5 tips to achieve award-worthy investigative journalism

Clare Baldwin spoke at News Xchange about her extraordinary experience in telling a Pulitzer Prize-winning story. What are the best tips that journalists can learn, allowing them to investigate, uncover and reveal stories at their best?

By Clare Cavanagh, Reuters Community

All eyes were on Reuters special correspondent Clare Baldwin at News Xchange as she spoke of the astonishing results in her investigative project Duterte’s War. Clare gave an honest and fascinating account of how her team were able to uncover records which led to justice for the victims. They won a Pulitzer Prize for their persistence in exposing the killing campaign behind Philippines President Rodrigo Duterte’s war on drugs which began in 2016.

In their mission to find the truth, the Duterte’s War team encountered a number of difficulties with months of risky reporting in slums and hostile police stations. The team revealed how police are conducting the drug crackdown, finding evidence in the polices’ own data and records; using local video content such as CCTV; and tracking a squad who were responsible, eventually leading them to identify the victims.

As Clare herself said on stage, “how do you tell a story that’s ongoing?” The actions, conflict and sense of fear would continue after the story is published. Investigative journalism can provide situations that initially feel impossible. There is no official place to start and no promised solution or ending that feels complete.

Here are some key investigative tips to enhance your ability to tell remarkable and notable stories:

 

Get editors to invest in your story

Time and money are precious so news businesses will want the story to be put out into the world quickly, but it’s important not to rush. Convince editors how important it is for the story to be told well and what could be lost if it was released too early.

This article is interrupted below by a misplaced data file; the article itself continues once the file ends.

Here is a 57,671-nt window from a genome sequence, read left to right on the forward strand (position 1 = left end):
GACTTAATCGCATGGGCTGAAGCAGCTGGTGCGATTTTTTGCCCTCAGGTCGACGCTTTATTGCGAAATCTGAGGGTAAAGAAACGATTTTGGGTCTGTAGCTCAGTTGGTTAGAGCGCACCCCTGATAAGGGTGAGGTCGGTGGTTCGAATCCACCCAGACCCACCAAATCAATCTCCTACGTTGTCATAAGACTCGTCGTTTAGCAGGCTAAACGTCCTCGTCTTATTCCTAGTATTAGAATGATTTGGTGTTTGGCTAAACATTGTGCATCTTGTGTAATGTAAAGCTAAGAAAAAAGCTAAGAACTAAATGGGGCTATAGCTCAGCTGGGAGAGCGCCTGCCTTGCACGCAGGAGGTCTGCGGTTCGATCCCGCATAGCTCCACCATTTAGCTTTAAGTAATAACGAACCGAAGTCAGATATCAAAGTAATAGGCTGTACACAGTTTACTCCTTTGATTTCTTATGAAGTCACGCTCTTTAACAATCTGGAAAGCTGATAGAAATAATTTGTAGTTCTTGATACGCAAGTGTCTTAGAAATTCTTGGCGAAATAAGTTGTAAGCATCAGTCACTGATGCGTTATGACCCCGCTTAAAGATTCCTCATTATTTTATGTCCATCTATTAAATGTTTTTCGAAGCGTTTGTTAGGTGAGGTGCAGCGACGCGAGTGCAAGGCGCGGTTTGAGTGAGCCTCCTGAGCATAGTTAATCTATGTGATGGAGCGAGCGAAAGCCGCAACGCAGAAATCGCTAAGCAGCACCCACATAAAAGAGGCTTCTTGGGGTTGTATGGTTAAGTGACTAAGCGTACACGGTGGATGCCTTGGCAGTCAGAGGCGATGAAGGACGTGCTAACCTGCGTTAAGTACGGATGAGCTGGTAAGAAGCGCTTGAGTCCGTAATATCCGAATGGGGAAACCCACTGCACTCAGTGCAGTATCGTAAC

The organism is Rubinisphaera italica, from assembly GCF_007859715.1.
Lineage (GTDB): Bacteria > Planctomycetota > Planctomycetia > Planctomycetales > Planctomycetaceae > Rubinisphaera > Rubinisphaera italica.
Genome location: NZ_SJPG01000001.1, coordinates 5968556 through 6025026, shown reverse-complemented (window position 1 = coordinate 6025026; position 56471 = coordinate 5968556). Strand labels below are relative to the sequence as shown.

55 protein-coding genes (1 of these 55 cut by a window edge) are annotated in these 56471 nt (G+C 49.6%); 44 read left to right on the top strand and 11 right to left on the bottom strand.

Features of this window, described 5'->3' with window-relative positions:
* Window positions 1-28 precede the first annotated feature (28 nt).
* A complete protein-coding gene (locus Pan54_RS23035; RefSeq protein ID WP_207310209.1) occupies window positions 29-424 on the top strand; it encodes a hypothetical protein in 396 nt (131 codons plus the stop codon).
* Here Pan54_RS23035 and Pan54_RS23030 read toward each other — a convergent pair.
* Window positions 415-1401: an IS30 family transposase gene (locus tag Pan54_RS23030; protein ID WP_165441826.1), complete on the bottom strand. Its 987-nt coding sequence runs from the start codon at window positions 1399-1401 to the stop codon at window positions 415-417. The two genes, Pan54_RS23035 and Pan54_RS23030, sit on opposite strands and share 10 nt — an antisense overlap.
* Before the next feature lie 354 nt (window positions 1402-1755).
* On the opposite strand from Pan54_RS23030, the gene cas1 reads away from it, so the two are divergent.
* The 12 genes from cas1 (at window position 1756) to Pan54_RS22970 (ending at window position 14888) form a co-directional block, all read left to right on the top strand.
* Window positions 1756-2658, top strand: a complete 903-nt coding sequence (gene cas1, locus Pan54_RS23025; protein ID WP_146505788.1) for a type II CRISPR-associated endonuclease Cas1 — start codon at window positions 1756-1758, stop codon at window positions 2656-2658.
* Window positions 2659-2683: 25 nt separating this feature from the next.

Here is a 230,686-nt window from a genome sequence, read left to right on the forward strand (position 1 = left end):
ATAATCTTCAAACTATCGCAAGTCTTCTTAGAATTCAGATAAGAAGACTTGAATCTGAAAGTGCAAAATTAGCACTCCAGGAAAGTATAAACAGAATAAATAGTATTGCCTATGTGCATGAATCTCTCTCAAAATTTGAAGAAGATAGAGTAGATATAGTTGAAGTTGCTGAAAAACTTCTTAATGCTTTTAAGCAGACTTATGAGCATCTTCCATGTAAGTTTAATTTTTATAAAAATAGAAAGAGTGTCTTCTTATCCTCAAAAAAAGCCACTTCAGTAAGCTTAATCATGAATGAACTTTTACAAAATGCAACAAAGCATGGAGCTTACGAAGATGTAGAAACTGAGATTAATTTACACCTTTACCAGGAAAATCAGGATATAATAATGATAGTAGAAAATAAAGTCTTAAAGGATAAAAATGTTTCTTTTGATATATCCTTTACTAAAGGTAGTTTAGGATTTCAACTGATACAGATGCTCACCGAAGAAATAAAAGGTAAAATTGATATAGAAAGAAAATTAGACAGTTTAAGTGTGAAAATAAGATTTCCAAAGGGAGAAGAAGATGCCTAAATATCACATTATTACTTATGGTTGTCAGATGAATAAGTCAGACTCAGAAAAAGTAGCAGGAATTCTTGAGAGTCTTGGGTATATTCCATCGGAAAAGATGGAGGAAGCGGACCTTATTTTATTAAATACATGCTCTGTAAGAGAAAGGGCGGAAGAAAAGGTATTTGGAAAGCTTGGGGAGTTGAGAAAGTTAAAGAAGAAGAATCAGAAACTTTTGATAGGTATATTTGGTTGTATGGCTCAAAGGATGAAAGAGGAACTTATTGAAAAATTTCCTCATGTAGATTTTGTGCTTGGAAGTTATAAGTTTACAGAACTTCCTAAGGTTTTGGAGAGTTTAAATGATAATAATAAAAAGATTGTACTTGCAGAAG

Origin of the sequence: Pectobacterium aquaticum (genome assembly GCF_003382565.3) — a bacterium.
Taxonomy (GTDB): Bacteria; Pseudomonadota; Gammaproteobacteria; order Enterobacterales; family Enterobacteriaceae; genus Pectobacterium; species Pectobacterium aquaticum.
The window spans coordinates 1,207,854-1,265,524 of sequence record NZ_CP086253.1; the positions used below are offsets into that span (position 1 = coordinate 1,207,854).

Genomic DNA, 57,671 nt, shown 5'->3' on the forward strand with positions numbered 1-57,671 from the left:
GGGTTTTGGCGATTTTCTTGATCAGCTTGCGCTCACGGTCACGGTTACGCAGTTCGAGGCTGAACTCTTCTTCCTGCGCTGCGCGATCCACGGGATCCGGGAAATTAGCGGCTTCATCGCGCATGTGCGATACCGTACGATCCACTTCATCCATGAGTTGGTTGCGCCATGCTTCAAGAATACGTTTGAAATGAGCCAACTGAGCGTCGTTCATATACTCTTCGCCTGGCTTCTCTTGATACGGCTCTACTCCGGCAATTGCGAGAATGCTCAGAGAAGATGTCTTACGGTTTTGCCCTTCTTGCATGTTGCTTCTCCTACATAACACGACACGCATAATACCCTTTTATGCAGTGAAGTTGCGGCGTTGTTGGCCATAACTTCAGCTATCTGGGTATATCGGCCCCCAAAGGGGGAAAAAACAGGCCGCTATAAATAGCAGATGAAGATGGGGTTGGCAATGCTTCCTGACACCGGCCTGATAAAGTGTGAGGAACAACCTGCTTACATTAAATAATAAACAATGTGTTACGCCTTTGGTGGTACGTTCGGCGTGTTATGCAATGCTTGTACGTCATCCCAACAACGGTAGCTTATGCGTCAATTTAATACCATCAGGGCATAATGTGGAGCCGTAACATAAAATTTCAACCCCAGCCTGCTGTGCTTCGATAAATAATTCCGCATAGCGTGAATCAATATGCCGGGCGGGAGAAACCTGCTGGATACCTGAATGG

Clare and her team waited for crime records to be checked over a long period of time. In doing so, they saw the numbers in data increase each month which provided perfect correlation with their suspected pattern.

Build a strong, dedicated network

Look out for new connections that you can engage with using social media and events. Local people know their community and history better than anyone else. One word from them could be an opening to the next chapter that you’ve been waiting for. They will provide support in their passion for the topic which you are investigating and also potentially provide financial support in crowd-funding if required. It is also vital to keep in regular contact with your sources.

Learn from the best

Find the journalists whose great investigative stories you admire and ask them questions. It’s not always obvious how they were able to accomplish these from the outset so request details that you can connect to your own work. Even better, look for an experienced reporter who can mentor you on your project. Each story will be different and will always be a learning experience. If you get stuck, you will have someone to ask and provide guidance in reaching the next stage.

Prepare for sensitive interviews

It might be difficult to get interviews with the key people you want to talk to but remain polite and persistent. Make sure you have fully researched the subject prior to the interview. Create a list of intelligent questions and prepare follow-up material if they try to avoid the key answers. Don’t forget to double-check the facts from the interview and find a bulletproof source to back up the statement.

Allow your story to find its own way

You will begin with a strong hypothesis and call to action but, depending on how long your investigation lasts, there may be distractions along the way to change the focus. This doesn’t have to be a negative thing as long as you are able to work with the challenges. If your evidence isn’t strong enough, you story will not work. Be prepared to tell a different type of story if your official facts lead you to do so.

 

 

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